The IDEA review highlights what has worked and what has not worked to improve data use in other immunization programs, allowing implementers to make evidence-based decisions on how to allocate resources to improve data use.
Top findings for implementers
Interconnected Strategies Get Better Results
Immunization data use improves when programs use a comprehensive set of interconnected and mutually reinforcing strategies that address barriers. Successful packages include strategies that address skill and capacity building, behavior change management, user-centered design principles, and long-term resource commitments.
Data Use Leads to Better Data
The relationship between data quality and its use is dynamic and cyclical – one informs and inspires the other. The more data is used, the more its quality improves, and as data quality improves, health care workers are more confident about using it to guide their actions.
Systemizing Data Use Leads to Long-term Success
Data use becomes an integral part of decision-making when it’s built into processes at all levels of the health system. Interventions are more likely to be successful long term if they institutionalize data use through dedicated staff positions for data management, routine data review meetings, and training and guidelines for front-line staff.
HMIS and LMIS Increase Availability of Quality Data
Digital systems such as health management information systems (HMIS) and computerized logistics management information systems (LMIS) have made higher-quality data more available to decision makers in real time. And even greater gains are achieved when digital systems are paired with other activities that reinforce data use.
Digital Systems Show Promise but Barriers Still Exist
The transition from paper to digital systems across all levels of the health system has made higher-quality data more available to decision-makers, but has not automatically translated into greater data use. There is more success at the district level or higher because of fewer operational challenges than at the facility level. This finding shows the need for a phased approach—to make sure data use infrastructure, human resource capacity and skill building are in place before a full digital transition.
Checklist for implementers
The following checklist is designed to support implementers seeking to invest in improving data use for immunization. (Download this checklist.)
The data use intervention’s design is based on an assessment of current data quality and use challenges and their root causes, including assessing the mechanisms, behavioral drivers, and contextual factors that may act as barriers or facilitators to specific data use actions.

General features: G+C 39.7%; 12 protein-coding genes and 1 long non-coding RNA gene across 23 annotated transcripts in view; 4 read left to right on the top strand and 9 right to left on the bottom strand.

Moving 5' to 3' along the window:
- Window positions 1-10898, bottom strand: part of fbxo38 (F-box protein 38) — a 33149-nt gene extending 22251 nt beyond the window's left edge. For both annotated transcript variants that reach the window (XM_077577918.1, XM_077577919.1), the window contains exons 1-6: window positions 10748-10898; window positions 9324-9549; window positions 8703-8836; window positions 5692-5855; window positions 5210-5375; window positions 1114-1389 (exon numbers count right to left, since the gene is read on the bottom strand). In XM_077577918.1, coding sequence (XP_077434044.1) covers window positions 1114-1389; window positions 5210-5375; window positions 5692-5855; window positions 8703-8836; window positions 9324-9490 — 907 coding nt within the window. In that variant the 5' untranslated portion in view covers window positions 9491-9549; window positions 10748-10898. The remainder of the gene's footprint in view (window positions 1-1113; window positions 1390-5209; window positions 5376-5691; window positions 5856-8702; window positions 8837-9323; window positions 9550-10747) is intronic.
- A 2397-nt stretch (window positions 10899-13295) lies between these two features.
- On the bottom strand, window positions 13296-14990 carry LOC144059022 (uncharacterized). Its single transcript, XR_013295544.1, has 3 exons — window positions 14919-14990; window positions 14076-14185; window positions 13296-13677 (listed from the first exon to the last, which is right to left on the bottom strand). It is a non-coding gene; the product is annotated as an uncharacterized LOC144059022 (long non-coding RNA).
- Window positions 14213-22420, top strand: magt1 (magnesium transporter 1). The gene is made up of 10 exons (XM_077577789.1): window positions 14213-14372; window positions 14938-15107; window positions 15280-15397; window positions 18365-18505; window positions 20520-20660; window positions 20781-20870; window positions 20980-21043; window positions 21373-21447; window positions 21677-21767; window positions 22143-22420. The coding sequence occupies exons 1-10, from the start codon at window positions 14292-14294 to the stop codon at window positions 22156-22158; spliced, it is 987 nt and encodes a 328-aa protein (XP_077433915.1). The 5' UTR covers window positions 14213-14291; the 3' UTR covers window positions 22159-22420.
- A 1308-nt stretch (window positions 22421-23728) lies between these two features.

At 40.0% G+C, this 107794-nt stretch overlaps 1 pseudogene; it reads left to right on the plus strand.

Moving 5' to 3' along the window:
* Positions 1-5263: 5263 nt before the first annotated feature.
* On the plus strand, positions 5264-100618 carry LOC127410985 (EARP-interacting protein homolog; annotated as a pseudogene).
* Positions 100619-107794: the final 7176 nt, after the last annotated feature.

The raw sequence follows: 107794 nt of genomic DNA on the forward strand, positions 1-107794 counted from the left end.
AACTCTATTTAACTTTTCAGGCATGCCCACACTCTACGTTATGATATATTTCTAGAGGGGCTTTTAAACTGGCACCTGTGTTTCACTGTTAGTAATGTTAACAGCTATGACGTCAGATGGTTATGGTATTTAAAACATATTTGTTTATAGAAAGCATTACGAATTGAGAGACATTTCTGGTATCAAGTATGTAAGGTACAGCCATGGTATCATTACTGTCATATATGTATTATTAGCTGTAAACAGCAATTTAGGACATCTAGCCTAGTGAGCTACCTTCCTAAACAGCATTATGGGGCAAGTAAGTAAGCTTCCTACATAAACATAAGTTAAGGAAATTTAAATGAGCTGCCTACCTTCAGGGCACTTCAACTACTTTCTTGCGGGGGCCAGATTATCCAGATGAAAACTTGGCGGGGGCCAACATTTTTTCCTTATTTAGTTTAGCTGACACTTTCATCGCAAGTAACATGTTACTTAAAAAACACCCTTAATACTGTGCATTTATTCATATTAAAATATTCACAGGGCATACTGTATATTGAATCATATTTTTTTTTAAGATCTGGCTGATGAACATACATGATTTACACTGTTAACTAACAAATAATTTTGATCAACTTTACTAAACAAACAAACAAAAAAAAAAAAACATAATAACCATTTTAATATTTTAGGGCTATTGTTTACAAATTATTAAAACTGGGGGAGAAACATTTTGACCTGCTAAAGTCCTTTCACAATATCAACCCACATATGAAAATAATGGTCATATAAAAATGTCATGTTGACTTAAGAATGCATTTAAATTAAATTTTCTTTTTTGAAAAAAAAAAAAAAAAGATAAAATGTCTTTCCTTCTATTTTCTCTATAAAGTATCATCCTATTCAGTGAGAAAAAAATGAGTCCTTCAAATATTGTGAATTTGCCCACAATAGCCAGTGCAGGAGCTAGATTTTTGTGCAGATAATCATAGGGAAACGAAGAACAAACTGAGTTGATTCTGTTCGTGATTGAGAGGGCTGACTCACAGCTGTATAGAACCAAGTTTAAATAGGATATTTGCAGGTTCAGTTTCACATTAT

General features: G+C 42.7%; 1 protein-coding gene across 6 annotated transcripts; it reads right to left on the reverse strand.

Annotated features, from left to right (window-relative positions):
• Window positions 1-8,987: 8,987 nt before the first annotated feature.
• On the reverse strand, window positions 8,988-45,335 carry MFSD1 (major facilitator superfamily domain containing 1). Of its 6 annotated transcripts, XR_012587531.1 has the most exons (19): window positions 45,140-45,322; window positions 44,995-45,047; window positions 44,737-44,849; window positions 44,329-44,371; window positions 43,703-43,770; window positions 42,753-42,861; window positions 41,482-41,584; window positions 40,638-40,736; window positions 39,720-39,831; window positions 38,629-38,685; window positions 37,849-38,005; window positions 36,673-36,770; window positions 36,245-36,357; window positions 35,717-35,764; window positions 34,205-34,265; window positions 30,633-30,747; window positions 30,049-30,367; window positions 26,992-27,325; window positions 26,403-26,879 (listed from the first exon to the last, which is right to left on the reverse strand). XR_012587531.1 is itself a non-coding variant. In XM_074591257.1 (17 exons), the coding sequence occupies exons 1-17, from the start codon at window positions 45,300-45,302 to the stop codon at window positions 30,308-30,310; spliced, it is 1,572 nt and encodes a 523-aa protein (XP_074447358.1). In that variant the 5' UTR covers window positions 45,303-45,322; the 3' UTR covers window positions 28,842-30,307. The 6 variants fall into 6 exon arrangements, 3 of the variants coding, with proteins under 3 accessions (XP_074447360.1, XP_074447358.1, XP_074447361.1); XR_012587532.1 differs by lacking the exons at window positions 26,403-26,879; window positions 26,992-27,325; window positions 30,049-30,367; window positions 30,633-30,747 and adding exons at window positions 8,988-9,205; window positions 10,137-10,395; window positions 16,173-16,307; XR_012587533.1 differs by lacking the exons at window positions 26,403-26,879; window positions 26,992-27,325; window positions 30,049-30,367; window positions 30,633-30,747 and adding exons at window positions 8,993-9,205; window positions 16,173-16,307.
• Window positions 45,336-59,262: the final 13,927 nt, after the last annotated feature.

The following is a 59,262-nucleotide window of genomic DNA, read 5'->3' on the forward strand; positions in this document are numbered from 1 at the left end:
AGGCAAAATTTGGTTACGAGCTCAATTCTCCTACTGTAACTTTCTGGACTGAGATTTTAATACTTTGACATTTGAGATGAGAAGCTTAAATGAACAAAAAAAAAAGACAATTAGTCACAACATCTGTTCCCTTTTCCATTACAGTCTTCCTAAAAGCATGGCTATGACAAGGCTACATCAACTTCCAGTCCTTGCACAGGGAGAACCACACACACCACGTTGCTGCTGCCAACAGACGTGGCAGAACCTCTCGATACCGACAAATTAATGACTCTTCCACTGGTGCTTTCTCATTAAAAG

The intervention specifies the data use actions (from the TOC) it aims to support.
The data use actions are actionable by the intervention’s intended users and are of significance to the program itself.
The intervention has a clear theory for how it will work.
It is clear how the intervention will use multiple mechanisms and behavioral drivers to achieve its intended data use actions.
The intervention clearly targets specific bottlenecks known to constrain data use in the intervention setting.
The intervention aligns with national guidelines on processes and procedures for data collection, analysis, and use by health care workers.
All parties are clear which data use action the intervention will reinforce and strengthen.
During the design and conception phase of the intervention, an M&E strategy was developed to measure whether data are being used as intended and as defined by the data use actions it is intended to address.
At the health facility level:
The intervention establishes or strengthens feedback loops between data collectors (e.g. health care workers in a facility) and decision-makers at higher levels.
Implementers support harmonization across projects and alignment with local policies and guidelines on health care workers’ roles and responsibilities in relation to data analysis and use.
At the district level:
District level health workers have the needed tools and training to deliver effective supportive supervision, including ways to provide proper feedback to facility health workers and ways to support the intended data use actions.
District level staff have clarity on their roles and responsibilities in relation to data analysis and use.
At the national level:
Data use strategies focus efforts on increasing use of evidence in policy decision-making.
Data Improvement Plans (DIPs) include actionable recommendations.
DIPs are monitored to ensure facilities and districts take action on the recommendations.